The government bill, which is a copy of the one I submitted more or less in intent, went to committee and we effectively as a committee combined the best parts of both bills into the government bill. The committee agreed to accept four amendments which strengthened the government bill. I felt they were critical amendments that took the discretion out of whether or not we would release these records. At the end of the day the committee supported the four amendments and in turn I withdrew my motion and said that Bill C-69 should be brought back to the House for a vote.

It is important to note that there was some give and take throughout the process. What was good about this process was that for once we saw some partisan politics being put aside and people actually working together.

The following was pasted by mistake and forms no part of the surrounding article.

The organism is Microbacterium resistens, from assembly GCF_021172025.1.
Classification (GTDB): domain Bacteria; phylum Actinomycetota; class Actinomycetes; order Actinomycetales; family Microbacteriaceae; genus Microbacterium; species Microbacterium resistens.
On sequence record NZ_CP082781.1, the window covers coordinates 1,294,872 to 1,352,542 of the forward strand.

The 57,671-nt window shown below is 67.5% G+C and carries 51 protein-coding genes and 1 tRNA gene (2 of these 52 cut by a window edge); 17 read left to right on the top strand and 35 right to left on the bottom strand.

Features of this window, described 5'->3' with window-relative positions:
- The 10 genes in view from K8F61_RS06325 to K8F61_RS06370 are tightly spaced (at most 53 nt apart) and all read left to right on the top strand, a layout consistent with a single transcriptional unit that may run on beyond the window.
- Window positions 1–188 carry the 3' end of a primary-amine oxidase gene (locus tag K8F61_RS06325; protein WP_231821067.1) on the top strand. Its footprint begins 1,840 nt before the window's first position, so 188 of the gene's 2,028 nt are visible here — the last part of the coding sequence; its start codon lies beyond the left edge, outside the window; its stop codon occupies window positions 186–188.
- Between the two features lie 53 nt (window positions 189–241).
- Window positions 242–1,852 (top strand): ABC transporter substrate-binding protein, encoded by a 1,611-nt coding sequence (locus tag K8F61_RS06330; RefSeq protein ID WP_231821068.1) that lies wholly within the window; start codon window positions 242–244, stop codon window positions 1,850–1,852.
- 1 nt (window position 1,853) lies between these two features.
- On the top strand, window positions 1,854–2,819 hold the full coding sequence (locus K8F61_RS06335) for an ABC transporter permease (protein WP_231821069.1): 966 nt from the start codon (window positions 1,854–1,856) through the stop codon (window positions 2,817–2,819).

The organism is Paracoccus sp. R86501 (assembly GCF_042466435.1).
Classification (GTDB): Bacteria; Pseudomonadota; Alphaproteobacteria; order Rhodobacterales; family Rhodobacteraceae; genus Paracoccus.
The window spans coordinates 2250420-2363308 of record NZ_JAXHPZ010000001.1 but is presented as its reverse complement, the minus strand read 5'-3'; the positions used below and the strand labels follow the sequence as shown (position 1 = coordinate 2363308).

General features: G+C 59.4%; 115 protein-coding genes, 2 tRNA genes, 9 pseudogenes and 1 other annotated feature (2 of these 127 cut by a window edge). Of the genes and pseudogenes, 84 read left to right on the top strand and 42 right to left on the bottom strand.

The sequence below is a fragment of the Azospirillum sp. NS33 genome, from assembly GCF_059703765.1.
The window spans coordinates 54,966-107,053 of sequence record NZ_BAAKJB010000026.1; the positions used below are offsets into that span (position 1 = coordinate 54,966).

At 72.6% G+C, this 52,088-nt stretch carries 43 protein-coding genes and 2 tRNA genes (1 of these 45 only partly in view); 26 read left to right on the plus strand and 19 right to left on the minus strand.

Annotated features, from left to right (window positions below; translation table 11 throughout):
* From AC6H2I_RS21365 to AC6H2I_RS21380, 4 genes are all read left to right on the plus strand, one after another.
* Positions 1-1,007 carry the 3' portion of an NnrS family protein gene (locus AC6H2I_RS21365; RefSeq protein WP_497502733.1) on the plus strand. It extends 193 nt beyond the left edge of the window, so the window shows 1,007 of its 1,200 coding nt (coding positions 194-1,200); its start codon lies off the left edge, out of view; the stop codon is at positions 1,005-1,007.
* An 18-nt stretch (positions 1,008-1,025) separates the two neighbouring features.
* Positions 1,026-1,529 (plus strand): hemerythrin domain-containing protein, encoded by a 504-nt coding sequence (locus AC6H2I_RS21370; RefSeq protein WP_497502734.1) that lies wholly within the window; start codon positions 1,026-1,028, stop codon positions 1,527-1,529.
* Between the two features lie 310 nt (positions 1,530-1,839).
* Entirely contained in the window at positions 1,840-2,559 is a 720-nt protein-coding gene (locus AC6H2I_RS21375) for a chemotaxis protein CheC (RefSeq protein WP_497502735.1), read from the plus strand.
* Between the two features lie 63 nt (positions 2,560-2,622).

Bill C-69 was brought back to the House and I must say it was good when the bill was passed at third and final reading and moved on to the Senate. With all this work, all these witnesses, all this cost and all this time, I wondered if we would ever see it come back from the Senate.

I know other bills went to the Senate later than Bill C-69 but came back to the House sooner. I thought maybe we had lost the sense of priority on this bill. I must commend the parliamentary secretary to the solicitor general. He has continued to fulfil his commitment that he would get it back from the Senate. In fact when it came back from the Senate there were a number of improvements. Things that were in the regulations and subject to change by bureaucrats were now incorporated right into the bill in an appendix. They did a good job and strengthened the bill.